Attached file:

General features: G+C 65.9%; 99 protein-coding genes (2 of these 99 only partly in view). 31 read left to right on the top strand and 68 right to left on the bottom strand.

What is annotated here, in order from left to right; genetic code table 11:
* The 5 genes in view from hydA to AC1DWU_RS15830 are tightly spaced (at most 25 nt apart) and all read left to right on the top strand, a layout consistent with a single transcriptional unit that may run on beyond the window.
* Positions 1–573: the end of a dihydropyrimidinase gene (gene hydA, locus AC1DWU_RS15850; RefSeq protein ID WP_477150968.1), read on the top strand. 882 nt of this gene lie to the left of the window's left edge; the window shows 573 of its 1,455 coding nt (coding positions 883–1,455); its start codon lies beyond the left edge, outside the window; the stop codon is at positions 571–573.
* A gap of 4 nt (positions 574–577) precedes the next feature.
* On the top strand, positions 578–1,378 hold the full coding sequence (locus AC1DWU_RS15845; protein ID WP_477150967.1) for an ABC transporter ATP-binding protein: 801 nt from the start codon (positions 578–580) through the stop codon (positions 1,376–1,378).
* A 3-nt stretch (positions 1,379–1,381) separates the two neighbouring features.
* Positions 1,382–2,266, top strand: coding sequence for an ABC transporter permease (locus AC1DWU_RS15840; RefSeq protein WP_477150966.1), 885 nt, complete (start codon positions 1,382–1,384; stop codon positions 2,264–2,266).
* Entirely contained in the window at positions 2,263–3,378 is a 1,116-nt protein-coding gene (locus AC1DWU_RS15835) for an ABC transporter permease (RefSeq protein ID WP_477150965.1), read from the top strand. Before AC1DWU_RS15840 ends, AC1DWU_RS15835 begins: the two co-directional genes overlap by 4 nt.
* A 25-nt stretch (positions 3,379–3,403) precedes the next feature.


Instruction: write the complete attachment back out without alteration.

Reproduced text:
General features: G+C 65.9%; 99 protein-coding genes (2 of these 99 only partly in view). 31 read left to right on the top strand and 68 right to left on the bottom strand.

What is annotated here, in order from left to right; genetic code table 11:
* The 5 genes in view from hydA to AC1DWU_RS15830 are tightly spaced (at most 25 nt apart) and all read left to right on the top strand, a layout consistent with a single transcriptional unit that may run on beyond the window.
* Positions 1–573: the end of a dihydropyrimidinase gene (gene hydA, locus AC1DWU_RS15850; RefSeq protein ID WP_477150968.1), read on the top strand. 882 nt of this gene lie to the left of the window's left edge; the window shows 573 of its 1,455 coding nt (coding positions 883–1,455); its start codon lies beyond the left edge, outside the window; the stop codon is at positions 571–573.
* A gap of 4 nt (positions 574–577) precedes the next feature.
* On the top strand, positions 578–1,378 hold the full coding sequence (locus AC1DWU_RS15845; protein ID WP_477150967.1) for an ABC transporter ATP-binding protein: 801 nt from the start codon (positions 578–580) through the stop codon (positions 1,376–1,378).
* A 3-nt stretch (positions 1,379–1,381) separates the two neighbouring features.
* Positions 1,382–2,266, top strand: coding sequence for an ABC transporter permease (locus AC1DWU_RS15840; RefSeq protein WP_477150966.1), 885 nt, complete (start codon positions 1,382–1,384; stop codon positions 2,264–2,266).
* Entirely contained in the window at positions 2,263–3,378 is a 1,116-nt protein-coding gene (locus AC1DWU_RS15835) for an ABC transporter permease (RefSeq protein ID WP_477150965.1), read from the top strand. Before AC1DWU_RS15840 ends, AC1DWU_RS15835 begins: the two co-directional genes overlap by 4 nt.
* A 25-nt stretch (positions 3,379–3,403) precedes the next feature.